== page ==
News Index > Oct '06- current > November 2006
New Compassion Over Killing Investigation

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Tue, Nov. 21, 2006
Hatchery routine criticized
Owner of breeding farm says methods are within state, federal guidelines

A Washington-based animal-rights group plans a national news release today challenging the practices of a leading N.C. turkey hatchery as inhumane.

Compassion Over Killing, a nonprofit animal-protection group, has posted videos on its Web site shot by an investigator who worked at a hatchery owned by Goldsboro Milling Co. The videos involve turkeys being hatched for this week's holiday. Since October, the company has been a corporate affiliate of Butterball LLC, and its turkeys are sold under the Butterball name.

The employee, who worked at the hatchery for three weeks in June and July, documented newly hatched turkeys suffocating in plastic bags, being mangled by machinery and being dumped into the same disposal system used for their discarded eggshells, said the group's executive director, Erica Meier. "From the very first day of their lives, these chicks endured unimaginably abusive treatment," she said.

Nick Weaver, general manager of Sleepy Creek Farms, which oversees the hatcheries of Goldsboro Milling, said the number of baby turkeys -- called poults -- who die by the methods the group documented is minimal.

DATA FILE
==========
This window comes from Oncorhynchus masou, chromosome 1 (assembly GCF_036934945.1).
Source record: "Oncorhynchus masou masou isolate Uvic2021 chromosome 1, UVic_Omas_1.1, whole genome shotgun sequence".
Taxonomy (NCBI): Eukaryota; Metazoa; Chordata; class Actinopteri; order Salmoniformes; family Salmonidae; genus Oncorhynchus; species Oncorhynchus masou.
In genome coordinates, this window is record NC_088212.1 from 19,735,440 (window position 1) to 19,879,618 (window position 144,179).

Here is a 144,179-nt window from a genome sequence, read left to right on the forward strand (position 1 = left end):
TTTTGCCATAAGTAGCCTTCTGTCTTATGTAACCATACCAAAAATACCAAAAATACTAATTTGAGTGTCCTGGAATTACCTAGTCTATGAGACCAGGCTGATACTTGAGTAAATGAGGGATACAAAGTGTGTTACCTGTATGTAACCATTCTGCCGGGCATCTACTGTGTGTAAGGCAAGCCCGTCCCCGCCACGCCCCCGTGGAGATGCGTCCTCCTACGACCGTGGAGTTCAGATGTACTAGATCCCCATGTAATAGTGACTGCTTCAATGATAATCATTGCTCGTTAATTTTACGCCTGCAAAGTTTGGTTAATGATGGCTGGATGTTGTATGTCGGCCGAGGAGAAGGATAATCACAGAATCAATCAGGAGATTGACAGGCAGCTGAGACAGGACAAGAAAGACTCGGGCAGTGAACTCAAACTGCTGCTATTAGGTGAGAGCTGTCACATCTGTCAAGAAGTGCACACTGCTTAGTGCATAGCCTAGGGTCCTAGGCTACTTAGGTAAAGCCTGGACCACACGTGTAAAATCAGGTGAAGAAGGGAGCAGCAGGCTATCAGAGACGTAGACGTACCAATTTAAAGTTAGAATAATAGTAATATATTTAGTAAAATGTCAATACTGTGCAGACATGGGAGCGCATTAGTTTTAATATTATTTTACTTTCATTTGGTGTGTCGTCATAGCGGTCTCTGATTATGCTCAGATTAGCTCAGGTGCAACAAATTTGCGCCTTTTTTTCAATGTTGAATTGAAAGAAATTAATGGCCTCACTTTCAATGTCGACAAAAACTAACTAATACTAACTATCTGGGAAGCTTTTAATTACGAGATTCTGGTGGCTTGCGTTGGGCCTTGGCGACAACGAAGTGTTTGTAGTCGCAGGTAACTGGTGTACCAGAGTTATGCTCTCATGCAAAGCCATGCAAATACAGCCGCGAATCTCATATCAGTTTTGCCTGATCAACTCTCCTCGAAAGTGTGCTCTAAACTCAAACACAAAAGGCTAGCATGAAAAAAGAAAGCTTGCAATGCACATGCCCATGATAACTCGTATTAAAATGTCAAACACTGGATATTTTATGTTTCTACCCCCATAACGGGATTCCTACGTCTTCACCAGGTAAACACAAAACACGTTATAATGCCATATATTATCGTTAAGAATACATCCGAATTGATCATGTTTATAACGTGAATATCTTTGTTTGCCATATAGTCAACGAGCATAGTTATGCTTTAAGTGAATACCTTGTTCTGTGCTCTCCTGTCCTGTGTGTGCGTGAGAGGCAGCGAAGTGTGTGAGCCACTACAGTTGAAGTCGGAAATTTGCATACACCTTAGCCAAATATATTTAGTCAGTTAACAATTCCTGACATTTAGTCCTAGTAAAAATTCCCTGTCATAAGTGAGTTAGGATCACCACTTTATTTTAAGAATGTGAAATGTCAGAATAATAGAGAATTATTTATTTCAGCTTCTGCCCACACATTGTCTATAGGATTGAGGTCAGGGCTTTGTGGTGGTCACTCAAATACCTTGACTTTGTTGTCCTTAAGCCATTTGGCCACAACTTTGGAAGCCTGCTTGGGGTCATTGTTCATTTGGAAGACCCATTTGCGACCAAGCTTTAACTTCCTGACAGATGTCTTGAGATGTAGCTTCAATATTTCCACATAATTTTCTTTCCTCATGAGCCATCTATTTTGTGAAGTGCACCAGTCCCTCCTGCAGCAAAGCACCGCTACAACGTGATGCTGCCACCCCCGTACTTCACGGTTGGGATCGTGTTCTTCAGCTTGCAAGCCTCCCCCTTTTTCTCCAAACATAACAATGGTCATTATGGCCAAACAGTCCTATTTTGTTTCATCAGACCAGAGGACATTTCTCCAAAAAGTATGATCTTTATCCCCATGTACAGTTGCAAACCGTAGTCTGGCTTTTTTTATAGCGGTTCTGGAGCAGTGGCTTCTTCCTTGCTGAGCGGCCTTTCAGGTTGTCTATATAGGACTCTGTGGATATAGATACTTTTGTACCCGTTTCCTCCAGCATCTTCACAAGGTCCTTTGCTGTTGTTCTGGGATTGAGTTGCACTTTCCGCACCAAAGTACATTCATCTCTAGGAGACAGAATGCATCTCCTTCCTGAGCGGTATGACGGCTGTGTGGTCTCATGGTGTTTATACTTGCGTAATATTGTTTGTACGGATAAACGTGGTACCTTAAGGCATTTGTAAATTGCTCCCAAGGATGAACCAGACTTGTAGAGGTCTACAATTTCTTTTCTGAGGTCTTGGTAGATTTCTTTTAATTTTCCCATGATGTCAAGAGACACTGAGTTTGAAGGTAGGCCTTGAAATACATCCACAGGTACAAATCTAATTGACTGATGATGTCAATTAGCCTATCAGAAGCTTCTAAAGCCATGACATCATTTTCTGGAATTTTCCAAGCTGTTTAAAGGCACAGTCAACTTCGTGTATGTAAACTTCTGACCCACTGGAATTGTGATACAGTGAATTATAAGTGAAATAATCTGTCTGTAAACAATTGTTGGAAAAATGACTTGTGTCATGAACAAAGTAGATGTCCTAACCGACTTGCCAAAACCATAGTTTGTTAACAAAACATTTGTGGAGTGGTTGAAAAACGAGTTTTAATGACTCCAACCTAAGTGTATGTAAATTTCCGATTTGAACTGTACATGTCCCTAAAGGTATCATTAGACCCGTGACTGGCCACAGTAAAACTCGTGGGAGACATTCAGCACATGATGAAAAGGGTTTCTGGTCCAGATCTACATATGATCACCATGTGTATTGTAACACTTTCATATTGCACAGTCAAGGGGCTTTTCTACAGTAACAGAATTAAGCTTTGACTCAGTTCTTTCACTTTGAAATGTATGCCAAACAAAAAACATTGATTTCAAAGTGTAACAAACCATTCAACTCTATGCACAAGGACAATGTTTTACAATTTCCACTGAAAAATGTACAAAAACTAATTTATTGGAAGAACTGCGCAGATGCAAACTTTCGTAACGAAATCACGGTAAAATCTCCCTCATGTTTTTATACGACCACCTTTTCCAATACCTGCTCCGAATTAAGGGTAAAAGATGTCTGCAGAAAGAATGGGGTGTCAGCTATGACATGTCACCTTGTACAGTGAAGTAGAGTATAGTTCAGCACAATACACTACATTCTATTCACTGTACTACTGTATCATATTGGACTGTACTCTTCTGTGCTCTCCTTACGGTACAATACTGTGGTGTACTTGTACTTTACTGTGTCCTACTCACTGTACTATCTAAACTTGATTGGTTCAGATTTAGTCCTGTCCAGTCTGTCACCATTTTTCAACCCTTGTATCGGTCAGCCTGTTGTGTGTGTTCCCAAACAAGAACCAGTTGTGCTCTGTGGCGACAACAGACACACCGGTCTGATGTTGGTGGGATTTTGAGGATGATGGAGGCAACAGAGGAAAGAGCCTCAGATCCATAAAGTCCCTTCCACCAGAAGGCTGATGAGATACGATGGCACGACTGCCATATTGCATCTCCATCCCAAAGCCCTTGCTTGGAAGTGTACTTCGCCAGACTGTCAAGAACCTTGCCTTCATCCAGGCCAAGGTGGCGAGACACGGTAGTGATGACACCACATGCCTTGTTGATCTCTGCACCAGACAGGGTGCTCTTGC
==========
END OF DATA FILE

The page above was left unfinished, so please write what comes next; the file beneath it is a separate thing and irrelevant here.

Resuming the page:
"I like to get every single poult that's viable out of these hatcheries and to a farm," he said. "Everything they're claiming injures my bottom line."

Each poult is worth roughly $1.10, Weaver said. He estimated that of the roughly 75,000 poults processed each day at the company's hatcheries, about 20 accidentally die or are destroyed because they are not viable.

Occasionally, some poults are destroyed because they are considered surplus, and suffocation is one method accepted under industry guidelines, he said.

Another industry-accepted killing method is to send them through the same pneumatic tubes used to dispose of their eggshells, where they are instantaneously killed by a high-speed impact, he said. The guidelines were developed in compliance with both state and federal regulations, he added.

"To portray it as this horrible, sinister ... situation is just not fair, just not accurate," Weaver said.
Meier said the videos show that the numbers of destroyed poults are at least in the dozens each day.
The group's news release does not allege that any of the hatchery's practices is illegal.

They are instead urging that consumers halt the practices by not eating turkey on Thursday. "Each one of us can give turkeys something to be thankful for this holiday season by simply leaving them off our plates," Meier said.

More Information
Compassion Over Killing's videos are available at:


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